Campus, News

President’s scholarship changes create mixed opinion

In November, California State University, Long Beach’s President, Jane Close Conoley announced upcoming changes to the 20-year old President’s Scholar Program that will take place fall 2016.

According to Valerie Bordeaux, the director of the President’s Scholar program, the changes will impact incoming freshmen, opening the program to all high-academic achieving students.

In the previous years, president scholarships required applicants to have been their high school’s valedictorian, in addition to stellar academic standing, to be considered for the scholarship. For fall 2016, admitted scholars will be awarded scholarships based upon academic standing, financial need and other criteria as well as admission to the university honors program.

As a separate entity from the president scholars, the university honors program’s admission was optional for recipients of the scholarship. In fall 2016, the two will combine into one, and admittance to the honors program will be a result of the scholarship.

“Blending the president scholarships with the university honors program will expand the rewards for more high achieving students,” Bordeaux said.

Reactions to the program changes have been mixed among some of the president scholar recipients.

“I really appreciated the exclusivity the program offered,” said Alexis Wildman, cellular and molecular biology major. “It’s a very personalized approach to college, so I feel that when President Conoley talks about expanding the program it is going to become less exclusive and less personal.”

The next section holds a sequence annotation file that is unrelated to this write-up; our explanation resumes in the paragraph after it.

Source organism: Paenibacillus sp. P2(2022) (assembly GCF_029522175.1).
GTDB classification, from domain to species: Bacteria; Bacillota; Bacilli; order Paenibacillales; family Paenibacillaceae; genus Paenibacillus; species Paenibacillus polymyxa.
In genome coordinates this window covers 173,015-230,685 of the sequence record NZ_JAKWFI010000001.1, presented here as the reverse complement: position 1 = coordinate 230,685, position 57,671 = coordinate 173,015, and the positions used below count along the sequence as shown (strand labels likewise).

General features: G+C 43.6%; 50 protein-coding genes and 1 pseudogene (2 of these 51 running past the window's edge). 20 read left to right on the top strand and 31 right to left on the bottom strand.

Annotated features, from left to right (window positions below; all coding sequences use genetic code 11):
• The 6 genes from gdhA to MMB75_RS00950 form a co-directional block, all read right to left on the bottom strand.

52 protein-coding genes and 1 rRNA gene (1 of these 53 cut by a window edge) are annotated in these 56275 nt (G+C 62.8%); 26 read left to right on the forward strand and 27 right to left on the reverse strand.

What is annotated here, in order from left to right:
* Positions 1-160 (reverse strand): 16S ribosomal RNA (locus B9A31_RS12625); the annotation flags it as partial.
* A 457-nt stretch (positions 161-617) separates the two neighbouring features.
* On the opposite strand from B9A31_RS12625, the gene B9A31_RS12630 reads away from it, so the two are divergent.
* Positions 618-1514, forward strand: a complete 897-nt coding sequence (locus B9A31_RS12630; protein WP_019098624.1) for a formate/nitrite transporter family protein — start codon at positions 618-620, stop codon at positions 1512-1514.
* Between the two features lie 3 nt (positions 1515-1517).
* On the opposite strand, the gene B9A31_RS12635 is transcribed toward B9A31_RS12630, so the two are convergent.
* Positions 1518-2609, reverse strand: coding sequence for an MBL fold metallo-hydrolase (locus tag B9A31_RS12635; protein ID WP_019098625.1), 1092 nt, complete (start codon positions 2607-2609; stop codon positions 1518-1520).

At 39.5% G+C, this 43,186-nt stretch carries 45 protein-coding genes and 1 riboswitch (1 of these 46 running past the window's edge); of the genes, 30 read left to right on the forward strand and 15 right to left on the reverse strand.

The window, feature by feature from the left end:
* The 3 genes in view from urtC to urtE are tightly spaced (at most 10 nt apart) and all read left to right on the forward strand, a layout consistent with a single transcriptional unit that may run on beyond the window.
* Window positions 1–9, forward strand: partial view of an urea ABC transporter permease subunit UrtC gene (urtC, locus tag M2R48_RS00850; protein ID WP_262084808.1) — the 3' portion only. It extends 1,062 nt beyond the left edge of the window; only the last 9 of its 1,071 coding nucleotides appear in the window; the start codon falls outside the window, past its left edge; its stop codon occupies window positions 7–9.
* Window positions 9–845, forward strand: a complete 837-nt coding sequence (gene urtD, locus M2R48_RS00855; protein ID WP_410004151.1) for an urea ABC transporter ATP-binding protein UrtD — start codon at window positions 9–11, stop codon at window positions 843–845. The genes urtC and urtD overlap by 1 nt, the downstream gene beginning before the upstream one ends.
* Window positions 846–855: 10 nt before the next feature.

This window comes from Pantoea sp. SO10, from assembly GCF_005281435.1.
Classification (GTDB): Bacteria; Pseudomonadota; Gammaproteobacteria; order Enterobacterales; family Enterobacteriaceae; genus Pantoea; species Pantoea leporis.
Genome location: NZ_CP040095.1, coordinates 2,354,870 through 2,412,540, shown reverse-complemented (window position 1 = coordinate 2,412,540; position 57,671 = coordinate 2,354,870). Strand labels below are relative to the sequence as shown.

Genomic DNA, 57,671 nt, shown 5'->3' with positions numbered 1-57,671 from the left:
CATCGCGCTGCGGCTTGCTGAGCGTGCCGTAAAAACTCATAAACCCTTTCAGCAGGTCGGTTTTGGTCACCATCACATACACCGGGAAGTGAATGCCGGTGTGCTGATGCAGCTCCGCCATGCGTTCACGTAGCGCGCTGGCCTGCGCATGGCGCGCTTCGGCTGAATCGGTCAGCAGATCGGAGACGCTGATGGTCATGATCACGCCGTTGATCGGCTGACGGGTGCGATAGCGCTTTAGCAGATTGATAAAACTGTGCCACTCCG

While the opportunity aims to be opened up to more students, the result is that the scholarships will provide less money to each individual so it can provide for more students overall. Wildman fears that students, like her sister, who applied for fall 2016 admission at CSULB and is on the route to be a valedictorian, will receive fewer benefits from the program than she did.

Many students agree that the expansion of resources for more students is a good idea, but some feel that new programs should be installed rather than expanding the president’s scholarships. However, there are also some students who welcome the upcoming changes.

“The school has almost 40,000 students,” said Nicolas Olenslager-Orton, business econonomics major. “The scholarship only reaches about 100 students, so how do you make it worthwhile for the other thousands of students. The expansion wants to reach more leading students who can have a bigger impact on the campus, which I think is great.”

According to Orton, CSULB is a choice school for many students and by expanding the program to reach more students. The long-term benefit will be higher academia of the student body.

Some updated changes are already reflected on the president’s scholar site and future information will be released as the program decides it.

“Change is scary,” Bordeaux said. “But change is inevitable.”

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